PHOENIX DUI LAWYER
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Phoenix DUI Charges
If you have been charged with a DUI in the Phoenix area, you need someone who has the necessary experience and qualifications to represent you. At Ybarra Maldonado Law Group, we work diligently to research facts, investigate your case, and protect your rights while pursuing every legal option available to you.
Arizona DUI Laws
The legal federal limit for driving in the United States with alcohol in your system is with a blood alcohol content (BAC) of 0.08%. This applies to all state law regulations aside from Utah, which is 0.05%. In Arizona, if you are caught behind the wheel of a vehicle with a BAC of 0.08% or above, you will receive a DUI charge. Most often, this will be a misdemeanor charge unless it is a repeated offense or there is an aggravating factor involved. We’ll discuss what an aggravating factor is later.
For a first offense DUI in Arizona, you face:
- Up to 10 days in jail
- Up to 5 years probation
- Hundred of dollars in fines
- Driver’s license suspension
- Mandatory alcohol screening and education
- Community service hours
This is true for general DUI charges with a BAC between 0.08% and 0.14%. If a driver’s BAC is found to be between 0.15% and .199%, the charge for a first offense becomes an extreme DUI. This includes similar but heavier punishments, including up to 30 days in jail and thousands of dollars in fines.
For a second offense of an extreme DUI or for super extreme DUI’s (BAC over 0.20%), the penalties will increase. The more serious the offense, the harsher the consequences.
What is a DWI?
DWI stands for driving while intoxicated. Driving drunk is illegal in all 50 states, and can apply to the operation of anything from a car to a watercraft to even a bicycle.
Depending on where you live, you may have heard this charge called a DWI, DUI, DWAI, or even OUI or OWI. Here is a breakdown of each of these acronyms:
- DUI - Driving Under the Influence
- DWI - Driving While Intoxicated
- DWAI - Driving While Ability Impaired
- OUI - Operating Under the Influence
- OWI - Operating While Intoxicated
Regardless of what it is called, if a law enforcement officer suspects you are too impaired to drive, you will receive one of these five charges. Impairment doesn’t only pertain to having alcohol in your system, though. Impairment can also be caused by drugs, medications, sleepiness, or other factors.
DWI vs DUI?
In some states, a DUI might be the same thing as a DWI, while in others, they may possess different meanings. In both cases, however, you are committing a crime and your driving record will be affected.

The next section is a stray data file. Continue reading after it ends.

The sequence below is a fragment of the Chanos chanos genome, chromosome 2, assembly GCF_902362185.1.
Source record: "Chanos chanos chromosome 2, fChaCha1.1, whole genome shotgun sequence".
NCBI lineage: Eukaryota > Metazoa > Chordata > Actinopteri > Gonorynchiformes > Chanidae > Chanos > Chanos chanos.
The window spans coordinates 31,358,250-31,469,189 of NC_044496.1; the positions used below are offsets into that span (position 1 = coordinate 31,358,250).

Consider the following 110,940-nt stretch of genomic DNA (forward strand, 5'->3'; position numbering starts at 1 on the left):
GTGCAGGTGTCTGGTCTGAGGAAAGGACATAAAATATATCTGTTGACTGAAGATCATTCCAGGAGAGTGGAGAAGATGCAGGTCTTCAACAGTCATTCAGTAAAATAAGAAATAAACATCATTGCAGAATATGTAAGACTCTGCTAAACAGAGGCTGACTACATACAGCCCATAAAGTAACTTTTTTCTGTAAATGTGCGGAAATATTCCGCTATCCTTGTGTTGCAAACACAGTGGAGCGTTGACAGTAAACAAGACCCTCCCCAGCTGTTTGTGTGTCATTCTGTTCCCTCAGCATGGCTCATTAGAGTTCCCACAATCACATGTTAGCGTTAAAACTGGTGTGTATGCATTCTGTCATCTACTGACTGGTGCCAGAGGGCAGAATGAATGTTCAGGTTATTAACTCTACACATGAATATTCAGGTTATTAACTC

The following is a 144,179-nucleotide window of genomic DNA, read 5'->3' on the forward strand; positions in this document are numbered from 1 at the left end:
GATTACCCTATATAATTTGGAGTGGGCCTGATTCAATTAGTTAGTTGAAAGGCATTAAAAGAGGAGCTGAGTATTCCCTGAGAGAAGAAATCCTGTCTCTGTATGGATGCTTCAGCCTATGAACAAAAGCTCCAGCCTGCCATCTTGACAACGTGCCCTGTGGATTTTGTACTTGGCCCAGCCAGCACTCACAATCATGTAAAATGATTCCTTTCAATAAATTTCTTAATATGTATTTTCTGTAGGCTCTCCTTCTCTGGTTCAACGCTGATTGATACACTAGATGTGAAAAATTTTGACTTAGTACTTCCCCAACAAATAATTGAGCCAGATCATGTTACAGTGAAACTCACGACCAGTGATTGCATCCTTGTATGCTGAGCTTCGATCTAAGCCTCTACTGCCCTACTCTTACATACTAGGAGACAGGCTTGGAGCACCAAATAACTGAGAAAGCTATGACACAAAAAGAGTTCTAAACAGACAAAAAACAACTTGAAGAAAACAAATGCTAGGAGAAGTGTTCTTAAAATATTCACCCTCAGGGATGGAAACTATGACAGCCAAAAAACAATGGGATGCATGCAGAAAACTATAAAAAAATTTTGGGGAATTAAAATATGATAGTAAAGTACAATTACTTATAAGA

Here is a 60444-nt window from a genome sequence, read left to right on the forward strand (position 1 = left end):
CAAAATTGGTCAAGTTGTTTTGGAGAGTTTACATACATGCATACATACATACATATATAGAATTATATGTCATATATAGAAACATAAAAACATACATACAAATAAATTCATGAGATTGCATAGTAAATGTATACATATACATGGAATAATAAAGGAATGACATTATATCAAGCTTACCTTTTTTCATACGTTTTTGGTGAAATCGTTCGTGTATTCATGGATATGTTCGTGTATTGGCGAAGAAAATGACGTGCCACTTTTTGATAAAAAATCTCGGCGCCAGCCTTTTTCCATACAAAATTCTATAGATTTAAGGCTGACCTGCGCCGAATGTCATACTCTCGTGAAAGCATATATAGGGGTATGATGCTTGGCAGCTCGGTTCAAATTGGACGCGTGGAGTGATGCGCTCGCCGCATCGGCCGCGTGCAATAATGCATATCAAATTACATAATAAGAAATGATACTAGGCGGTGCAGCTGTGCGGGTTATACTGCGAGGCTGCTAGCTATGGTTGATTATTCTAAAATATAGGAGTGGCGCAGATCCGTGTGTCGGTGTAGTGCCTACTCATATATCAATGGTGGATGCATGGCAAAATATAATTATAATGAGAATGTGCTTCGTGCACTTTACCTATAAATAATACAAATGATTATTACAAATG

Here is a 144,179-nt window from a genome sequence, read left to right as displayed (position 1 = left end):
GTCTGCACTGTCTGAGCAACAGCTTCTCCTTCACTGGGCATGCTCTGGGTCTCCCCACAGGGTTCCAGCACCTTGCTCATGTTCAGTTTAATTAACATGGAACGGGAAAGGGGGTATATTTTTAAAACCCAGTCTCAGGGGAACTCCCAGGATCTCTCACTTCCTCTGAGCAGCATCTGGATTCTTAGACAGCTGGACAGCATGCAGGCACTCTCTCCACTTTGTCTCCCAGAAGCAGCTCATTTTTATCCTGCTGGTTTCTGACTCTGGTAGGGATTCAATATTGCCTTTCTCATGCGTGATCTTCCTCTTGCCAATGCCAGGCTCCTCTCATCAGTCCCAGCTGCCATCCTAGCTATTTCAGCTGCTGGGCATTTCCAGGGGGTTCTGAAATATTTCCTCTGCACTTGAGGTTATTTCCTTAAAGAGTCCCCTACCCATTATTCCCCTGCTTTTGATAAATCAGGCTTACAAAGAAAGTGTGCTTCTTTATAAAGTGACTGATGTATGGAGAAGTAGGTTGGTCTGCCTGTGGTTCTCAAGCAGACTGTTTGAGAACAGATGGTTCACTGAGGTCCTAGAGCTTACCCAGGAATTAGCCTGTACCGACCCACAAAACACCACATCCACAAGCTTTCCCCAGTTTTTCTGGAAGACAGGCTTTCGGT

The significant difference between these two is that a DUI could mean driving under the influence of either drugs OR alcohol, or both. Drugs, in this case, can refer to illegal drugs, prescription drugs, or even over-the-counter medicine.
A DWI generally refers to driving while intoxicated (drunk). Though, there are some states that might classify DWI as driving while impaired. In this case, both DWI and DUI entail the same thing. The exact definition of each charge simply depends on which state the incident occurs.
Is a DUI a Felony in Arizona?
In most states, driving under the influence is treated as a misdemeanor, though repeat offenders often end up facing felony charges. Again, in the state of Arizona, the majority of DUI’s result in a misdemeanor. However, there are a few exceptions. Below are some situations of which Arizona considers “aggravating factors.”
If the driver received three or more DUI’s within a period of seven years, this would be considered an aggravating factor and may result in felony charges. Driving under the influence with a minor passenger below the age of 15 is also cause for a felony charge.
If a driver is arrested for a DUI while they have restrictions placed on their license (i.e., suspended, canceled, revoked, or refused), they may also be prosecuted with a felony charge. Finally, a DUI that results in an accident causing injury or death is certainly considered an aggravating factor and is often the most severely penalized in Arizona. In this case, the driver may receive a felony charge and faces multiple years of imprisonment.
How Long Does a DUI Stay on Your Record in Arizona?
In Arizona, receiving a DUI charge can result in two different records, each with their own consequences. The first record will be with the Motor Vehicle Department. The Motor Vehicle Department, or MVD, keeps track of all DUI convictions as well as other driving infractions by use of a point system.
A DUI conviction is equivalent to 8 points. These points will stay on your MVD for 5 years before automatically being relinquished. If you rack up too many points on your record within a certain amount of time, you may lose your license entirely.
The other record that your DUI conviction will appear on is your criminal record. The court system, FBI, Department of Public Safety, and other entities may have access to these records. Not only does it harm your reputation, but it can significantly affect your ability to get things like jobs, housing, or scholarships. Unless you are able to expunge or “set aside” your criminal DUI charge, it will remain on your record forever.